In the final part of Impact‘s scouting report on the Australian Ashes squad, we take a look at the bowlers. Only a week ago, recently-sacked coach Mickey Arthur described his Australian bowlers as the “best attack in the world” but the feeling is England’s attack is both more experienced and more potent in the English summer conditions. Here we introduce some new Australian faces and offer some hints as to how the English batsman can go about taking them on.
Faulkner is a left arm fast medium bowler who is yet to make his test debut. However at the age of 23 he is clearly well thought as a bright prospect and selectors will no doubt point to an impressive bowling average of 22.34 in first class cricket. Tall enough and a fiery character in the ‘Siddle’ mould, he likes to run in and hit the deck as hard as he can. Looks a promising bowler but will probably deputise for the already capped left arm bowler Mitchell Starc.
A more familiar name to England supporters having played a part in the last two Ashes series, including a hat-trick in the 2010 Brisbane Test, Siddle compensates for what he lacks in skill with heart and nay-on anger when he bowls. With 41 test caps and 150 test wickets, he is probably the safest of all Australia’s selections in the bowling department. As a slightly shorter fast medium bowler he tends to get a ‘skiddier’ type of bounce than his teammates that and can be deceptively quick. However, he’s not the sort of bowler who’s going to get too much swing. Australia have a number of these whole-hearted ‘tryers’ in their pace attack. But, what they lack in my estimation is a bowler who’s going to ‘kiss the surface’ rather than bang it in hard. That type of bowler will give the ball the best chance to do something through the air or off the pitch. Someone in the mould of Ben Hilfenhaus, who finished as leading wicket taker in the 2009 series.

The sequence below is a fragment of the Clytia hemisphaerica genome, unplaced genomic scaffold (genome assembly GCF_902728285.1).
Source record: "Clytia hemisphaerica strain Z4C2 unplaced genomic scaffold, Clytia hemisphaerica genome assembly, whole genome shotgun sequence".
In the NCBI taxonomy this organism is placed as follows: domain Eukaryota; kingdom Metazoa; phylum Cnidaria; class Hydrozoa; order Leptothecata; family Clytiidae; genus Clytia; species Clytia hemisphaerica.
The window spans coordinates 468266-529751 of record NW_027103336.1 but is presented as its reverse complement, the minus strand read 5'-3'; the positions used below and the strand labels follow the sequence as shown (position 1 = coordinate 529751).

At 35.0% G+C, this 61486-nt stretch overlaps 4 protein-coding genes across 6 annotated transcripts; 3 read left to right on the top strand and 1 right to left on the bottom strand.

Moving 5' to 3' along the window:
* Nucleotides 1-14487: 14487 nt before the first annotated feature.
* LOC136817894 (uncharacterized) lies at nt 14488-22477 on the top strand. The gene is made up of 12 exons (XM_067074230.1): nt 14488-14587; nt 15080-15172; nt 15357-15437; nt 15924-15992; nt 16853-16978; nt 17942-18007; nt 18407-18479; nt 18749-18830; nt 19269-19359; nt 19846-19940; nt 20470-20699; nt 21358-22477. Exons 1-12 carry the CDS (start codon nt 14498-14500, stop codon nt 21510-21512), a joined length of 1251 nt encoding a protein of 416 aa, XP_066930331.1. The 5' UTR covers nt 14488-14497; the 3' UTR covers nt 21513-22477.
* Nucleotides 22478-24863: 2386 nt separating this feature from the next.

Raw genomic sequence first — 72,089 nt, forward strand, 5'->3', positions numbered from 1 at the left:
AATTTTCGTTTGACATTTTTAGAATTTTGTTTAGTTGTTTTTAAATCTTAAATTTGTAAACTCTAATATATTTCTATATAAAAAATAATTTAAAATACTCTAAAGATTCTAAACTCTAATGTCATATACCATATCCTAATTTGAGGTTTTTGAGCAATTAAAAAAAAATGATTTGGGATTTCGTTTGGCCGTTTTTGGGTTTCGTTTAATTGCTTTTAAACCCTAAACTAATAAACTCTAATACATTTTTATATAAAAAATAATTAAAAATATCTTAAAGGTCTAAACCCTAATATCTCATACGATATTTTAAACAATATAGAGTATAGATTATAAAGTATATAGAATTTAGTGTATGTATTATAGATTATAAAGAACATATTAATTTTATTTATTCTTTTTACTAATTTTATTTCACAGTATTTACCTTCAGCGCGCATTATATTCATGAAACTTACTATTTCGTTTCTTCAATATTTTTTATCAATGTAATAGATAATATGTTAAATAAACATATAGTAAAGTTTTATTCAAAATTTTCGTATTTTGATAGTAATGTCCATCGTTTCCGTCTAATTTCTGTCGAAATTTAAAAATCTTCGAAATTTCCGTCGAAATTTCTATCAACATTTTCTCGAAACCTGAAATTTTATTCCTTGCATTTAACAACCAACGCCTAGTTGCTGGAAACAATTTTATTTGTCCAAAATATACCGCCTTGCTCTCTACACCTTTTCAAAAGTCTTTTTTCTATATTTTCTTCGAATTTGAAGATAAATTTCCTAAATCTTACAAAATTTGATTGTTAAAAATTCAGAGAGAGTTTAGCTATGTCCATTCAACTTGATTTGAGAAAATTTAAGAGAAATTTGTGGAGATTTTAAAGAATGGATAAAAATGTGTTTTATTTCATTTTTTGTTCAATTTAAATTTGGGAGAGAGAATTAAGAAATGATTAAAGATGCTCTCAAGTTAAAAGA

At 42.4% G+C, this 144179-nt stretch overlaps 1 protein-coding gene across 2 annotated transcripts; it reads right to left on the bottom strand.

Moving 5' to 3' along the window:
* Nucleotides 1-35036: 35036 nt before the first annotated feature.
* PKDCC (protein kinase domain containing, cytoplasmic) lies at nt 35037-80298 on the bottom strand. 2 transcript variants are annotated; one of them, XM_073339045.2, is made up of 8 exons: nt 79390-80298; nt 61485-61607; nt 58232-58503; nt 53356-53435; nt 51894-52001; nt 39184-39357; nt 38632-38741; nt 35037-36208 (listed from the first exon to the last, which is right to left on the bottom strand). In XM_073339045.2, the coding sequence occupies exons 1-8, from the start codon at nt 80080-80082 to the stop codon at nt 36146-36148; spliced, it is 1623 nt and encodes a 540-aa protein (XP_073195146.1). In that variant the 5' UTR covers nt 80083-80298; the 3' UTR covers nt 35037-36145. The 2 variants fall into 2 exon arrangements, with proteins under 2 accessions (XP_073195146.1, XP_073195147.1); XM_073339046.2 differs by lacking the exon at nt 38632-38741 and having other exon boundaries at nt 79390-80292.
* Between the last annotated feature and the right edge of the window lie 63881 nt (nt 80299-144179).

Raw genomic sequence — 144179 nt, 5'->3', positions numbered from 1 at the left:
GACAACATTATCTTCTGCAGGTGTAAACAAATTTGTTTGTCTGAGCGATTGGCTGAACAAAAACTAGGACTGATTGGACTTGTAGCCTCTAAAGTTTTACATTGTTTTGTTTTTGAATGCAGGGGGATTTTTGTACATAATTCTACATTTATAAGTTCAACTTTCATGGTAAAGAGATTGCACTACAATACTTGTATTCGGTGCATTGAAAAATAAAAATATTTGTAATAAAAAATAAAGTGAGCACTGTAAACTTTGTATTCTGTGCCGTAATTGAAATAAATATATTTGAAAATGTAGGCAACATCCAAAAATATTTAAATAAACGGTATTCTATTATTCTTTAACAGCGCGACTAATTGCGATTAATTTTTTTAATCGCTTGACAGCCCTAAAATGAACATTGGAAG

Preferred by the selectors to his fellow left armer and name sake Mitchell Johnson, Starc made his test debut in December 2011 and has picked up wickets regularly, if not in great clusters, over his 9 test appearances. A higher bowling arm than Johnson facilitates a more orthodox action, which is the reason why he is more consistent than Johnson. He has shown signs of being able to swing the ball in Australia and naturally, will find the conditions and the ball more favourable in England. Tipped by many Australian pundits to be the man who’ll take England by surprise, he’s going to have to take his fair share of wickets if Australia are to be competitive. But it’s a big ask for an inexperienced player.
Like Starc, Pattinson made his debut in December 2011 but has been a tad more productive since taking 42 wickets to Starc’s 30. At 23, he is another member of the tourist’s bowlers who has more potential than pedigree; the highlight of his career to date was the five-for he took on debut against New Zealand. He is also similar to the other bowlers at Australia’s disposal in the respect he is a tall guy who likes to try and hit the splice of the bat. This might suit the tennis ball bounce provided by a typical wicket at the Oval or Old Trafford but is unlikely to suit those found at Trent Bridge or Lords.
Featured for three tests in the 2010-2011 series down under, however he has suffered from a string of injury problems. These injuries have limited to just 12 test appearances, however, when he has played he as an impressive bowling average of 23.63 Harris is probably the quickest of all Australia’s pacemen and provides some experience to what is otherwise a rather callow department of the squad. At 5 ft. 10”, like Siddle, he’ll be able to get the ball to skid through and pose the England batsmen a different problem to the rest of the attack.
Bird is a right arm fast medium bowler who has just two test appearances to his name, both of which were against Sri Lanka back home last winter. The twenty six year old performed competently taking 11 wickets in those two tests. From the limited amount I’ve watched of him, he appears to be more of an old fashioned line bowler, in the vein of Stuart Clark perhaps. In fact you could describe him as ‘the most English looking’ of all the Australian bowlers. Unlike his team mates who try and bowl slightly back of a length, he looks like he’ll be willing to pitch the ball up and could prove useful if selected in my view. Bird could prove to be particularly effective if employed at Trent Bridge or from the Nursery End Lords.
Finally, a sufficient amount of time has passed to rule out any Shane Warne comeback rumours. Despite the passing of such time, nobody has claimed his role as first choice test spinner. Australia have tried numerous individuals for the role since, but their choice for this tour is Nathan Lyon. The off spinner has been a regular in the side of late, with 22 caps under his belt and a bowling average of 33.18. He’s confidence grew as the recent series in India progressed, culminating in match figures of 9-165 in the final test in Delhi. Lyon learnt his craft on the spin friendly wickets of the Adelaide Oval but there isn’t a great deal of mystery to him; he has a ball that turns and a ball that goes on with the arm. A neat and tidy spinner who’ll hold up an end and claim a few scalps, but not someone who’ll give England’s batsmen too many sleepless nights.